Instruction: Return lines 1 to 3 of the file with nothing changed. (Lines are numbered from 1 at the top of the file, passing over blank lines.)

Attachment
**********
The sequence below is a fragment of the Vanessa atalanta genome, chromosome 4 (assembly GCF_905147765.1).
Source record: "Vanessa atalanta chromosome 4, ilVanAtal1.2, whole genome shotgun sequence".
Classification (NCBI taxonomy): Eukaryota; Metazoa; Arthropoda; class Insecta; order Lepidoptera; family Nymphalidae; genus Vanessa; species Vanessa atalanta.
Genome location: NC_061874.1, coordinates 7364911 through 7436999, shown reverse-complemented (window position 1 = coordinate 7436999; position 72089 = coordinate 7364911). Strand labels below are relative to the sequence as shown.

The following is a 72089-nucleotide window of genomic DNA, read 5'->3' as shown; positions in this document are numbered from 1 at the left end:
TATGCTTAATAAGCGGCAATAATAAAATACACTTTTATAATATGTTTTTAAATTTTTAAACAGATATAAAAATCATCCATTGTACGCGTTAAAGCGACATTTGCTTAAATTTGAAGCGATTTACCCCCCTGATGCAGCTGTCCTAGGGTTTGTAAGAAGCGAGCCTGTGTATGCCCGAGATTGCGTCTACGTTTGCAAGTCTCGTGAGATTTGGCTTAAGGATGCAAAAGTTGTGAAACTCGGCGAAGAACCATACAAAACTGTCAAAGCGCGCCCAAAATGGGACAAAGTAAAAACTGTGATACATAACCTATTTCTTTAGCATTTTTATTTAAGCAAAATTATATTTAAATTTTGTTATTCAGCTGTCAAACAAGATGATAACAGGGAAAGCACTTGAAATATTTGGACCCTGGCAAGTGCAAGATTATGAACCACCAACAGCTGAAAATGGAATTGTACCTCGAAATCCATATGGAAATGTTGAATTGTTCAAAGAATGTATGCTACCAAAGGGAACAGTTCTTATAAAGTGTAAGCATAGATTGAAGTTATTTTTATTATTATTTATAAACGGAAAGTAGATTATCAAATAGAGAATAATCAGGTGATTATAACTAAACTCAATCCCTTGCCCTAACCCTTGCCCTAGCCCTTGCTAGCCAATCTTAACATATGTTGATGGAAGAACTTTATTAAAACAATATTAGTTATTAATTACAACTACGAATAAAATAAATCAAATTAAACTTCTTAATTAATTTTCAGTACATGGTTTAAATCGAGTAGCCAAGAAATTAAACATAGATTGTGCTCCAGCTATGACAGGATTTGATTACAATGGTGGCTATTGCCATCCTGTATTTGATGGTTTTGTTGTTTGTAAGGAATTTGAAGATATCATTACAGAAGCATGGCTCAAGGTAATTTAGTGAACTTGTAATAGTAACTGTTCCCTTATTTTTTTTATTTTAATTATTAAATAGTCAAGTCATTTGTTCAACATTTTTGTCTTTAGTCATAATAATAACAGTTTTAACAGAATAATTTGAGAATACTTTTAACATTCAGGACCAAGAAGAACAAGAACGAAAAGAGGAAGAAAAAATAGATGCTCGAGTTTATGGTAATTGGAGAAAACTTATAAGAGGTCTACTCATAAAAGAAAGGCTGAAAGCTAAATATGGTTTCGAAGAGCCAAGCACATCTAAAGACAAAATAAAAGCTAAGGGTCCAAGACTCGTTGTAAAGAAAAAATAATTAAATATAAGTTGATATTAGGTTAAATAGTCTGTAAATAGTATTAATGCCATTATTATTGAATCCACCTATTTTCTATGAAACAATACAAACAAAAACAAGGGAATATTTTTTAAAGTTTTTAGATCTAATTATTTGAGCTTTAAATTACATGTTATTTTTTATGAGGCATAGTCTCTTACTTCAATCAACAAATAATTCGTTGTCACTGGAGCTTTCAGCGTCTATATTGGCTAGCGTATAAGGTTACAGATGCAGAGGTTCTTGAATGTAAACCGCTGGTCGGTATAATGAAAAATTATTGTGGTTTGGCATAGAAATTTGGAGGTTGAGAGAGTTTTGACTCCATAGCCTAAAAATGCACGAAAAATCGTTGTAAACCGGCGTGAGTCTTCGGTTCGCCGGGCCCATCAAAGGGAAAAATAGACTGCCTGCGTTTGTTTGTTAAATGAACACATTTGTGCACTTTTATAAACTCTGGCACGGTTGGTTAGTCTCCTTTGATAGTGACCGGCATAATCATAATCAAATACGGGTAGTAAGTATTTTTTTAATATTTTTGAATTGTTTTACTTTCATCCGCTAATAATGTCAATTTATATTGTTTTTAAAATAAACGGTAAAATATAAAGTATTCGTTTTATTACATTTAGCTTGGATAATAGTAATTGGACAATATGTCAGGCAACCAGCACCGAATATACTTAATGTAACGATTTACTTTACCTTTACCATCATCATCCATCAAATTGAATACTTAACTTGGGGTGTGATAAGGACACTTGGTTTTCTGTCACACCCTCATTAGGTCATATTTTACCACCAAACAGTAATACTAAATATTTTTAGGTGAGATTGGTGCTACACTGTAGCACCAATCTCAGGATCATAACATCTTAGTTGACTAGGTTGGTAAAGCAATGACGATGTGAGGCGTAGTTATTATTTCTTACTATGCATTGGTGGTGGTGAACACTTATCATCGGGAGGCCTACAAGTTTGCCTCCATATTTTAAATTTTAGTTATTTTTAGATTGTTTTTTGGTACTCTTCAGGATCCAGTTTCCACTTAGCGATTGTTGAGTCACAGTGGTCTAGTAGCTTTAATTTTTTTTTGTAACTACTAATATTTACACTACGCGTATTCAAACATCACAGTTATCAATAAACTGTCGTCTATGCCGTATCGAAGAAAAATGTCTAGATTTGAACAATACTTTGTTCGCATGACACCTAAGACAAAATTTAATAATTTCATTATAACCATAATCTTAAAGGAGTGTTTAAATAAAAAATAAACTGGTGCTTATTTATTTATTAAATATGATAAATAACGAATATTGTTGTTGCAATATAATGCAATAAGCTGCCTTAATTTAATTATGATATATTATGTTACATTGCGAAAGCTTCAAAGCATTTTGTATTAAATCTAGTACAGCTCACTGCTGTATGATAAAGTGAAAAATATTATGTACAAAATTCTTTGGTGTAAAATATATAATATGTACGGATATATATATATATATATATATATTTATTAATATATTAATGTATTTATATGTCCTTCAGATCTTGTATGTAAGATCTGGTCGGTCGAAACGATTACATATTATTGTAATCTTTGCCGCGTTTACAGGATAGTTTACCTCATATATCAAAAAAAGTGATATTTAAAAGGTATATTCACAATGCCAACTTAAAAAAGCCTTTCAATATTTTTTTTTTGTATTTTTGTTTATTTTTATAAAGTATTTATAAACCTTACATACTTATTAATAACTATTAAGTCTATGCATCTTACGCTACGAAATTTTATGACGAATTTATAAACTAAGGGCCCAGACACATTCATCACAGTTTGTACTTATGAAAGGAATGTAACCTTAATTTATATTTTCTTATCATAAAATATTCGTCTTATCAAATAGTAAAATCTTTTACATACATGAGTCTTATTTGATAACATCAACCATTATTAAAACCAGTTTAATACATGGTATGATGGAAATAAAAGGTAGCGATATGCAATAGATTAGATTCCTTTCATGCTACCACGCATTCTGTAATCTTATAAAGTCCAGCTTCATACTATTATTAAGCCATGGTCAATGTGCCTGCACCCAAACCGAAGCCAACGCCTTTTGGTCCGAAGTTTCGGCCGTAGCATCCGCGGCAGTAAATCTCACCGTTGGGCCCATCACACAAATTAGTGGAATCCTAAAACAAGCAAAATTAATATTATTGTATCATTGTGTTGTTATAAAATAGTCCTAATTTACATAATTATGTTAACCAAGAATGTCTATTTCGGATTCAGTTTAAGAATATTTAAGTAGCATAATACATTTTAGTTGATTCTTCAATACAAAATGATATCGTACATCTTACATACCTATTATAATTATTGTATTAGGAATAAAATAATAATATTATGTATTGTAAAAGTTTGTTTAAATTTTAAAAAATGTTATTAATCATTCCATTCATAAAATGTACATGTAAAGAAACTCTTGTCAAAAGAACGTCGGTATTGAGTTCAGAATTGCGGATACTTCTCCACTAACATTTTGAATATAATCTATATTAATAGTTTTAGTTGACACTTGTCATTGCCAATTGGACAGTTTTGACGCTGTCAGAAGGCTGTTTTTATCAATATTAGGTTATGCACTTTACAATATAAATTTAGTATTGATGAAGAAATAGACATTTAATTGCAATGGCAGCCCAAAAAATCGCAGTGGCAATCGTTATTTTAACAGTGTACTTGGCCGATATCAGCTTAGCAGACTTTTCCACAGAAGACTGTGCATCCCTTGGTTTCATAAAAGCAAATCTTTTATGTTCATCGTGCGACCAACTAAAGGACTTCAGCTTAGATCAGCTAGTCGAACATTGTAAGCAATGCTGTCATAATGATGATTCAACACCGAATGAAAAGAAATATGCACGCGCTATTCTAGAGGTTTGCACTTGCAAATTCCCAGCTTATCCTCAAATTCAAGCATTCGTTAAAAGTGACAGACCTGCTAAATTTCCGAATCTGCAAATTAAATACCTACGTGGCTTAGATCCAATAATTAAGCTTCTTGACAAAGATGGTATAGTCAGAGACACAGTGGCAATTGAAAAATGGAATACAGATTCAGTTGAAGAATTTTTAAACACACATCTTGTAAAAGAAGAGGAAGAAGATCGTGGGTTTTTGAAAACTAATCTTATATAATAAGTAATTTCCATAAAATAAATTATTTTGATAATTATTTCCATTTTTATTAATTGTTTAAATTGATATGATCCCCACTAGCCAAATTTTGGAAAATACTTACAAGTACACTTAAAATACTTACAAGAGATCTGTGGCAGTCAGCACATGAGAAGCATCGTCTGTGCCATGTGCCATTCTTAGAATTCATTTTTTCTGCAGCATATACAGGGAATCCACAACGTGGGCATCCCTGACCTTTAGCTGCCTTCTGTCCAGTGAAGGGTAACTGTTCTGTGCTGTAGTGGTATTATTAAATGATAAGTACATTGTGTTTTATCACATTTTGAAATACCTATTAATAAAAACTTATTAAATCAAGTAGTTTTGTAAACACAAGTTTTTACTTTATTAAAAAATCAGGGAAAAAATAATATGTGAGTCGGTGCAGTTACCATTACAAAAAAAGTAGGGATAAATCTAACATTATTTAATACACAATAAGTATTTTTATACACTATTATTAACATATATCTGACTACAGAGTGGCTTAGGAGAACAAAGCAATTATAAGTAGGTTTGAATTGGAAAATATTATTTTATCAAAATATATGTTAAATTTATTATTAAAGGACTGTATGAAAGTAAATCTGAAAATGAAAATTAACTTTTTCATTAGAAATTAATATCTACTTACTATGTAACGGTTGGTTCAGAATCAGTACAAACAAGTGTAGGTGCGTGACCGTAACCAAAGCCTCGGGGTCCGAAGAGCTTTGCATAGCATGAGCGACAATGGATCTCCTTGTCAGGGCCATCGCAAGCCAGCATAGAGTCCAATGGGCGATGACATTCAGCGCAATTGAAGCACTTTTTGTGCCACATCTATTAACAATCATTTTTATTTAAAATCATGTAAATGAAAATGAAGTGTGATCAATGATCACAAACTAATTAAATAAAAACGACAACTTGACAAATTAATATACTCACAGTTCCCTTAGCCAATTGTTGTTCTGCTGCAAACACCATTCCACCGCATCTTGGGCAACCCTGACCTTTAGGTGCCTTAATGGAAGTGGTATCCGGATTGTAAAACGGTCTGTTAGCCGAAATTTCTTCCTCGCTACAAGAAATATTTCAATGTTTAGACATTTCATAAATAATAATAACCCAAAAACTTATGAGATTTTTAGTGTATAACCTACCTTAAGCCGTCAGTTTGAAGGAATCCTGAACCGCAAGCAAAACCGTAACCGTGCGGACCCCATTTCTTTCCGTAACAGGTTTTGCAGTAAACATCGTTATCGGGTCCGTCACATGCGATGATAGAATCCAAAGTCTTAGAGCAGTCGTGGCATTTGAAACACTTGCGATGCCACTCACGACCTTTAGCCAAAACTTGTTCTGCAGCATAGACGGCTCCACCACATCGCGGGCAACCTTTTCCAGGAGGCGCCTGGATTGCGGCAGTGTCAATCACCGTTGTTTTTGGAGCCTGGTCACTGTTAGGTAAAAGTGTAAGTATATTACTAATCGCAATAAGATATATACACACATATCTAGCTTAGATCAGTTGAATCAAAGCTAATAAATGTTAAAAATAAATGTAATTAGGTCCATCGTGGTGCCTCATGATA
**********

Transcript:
The sequence below is a fragment of the Vanessa atalanta genome, chromosome 4 (assembly GCF_905147765.1).
Source record: "Vanessa atalanta chromosome 4, ilVanAtal1.2, whole genome shotgun sequence".
Classification (NCBI taxonomy): Eukaryota; Metazoa; Arthropoda; class Insecta; order Lepidoptera; family Nymphalidae; genus Vanessa; species Vanessa atalanta.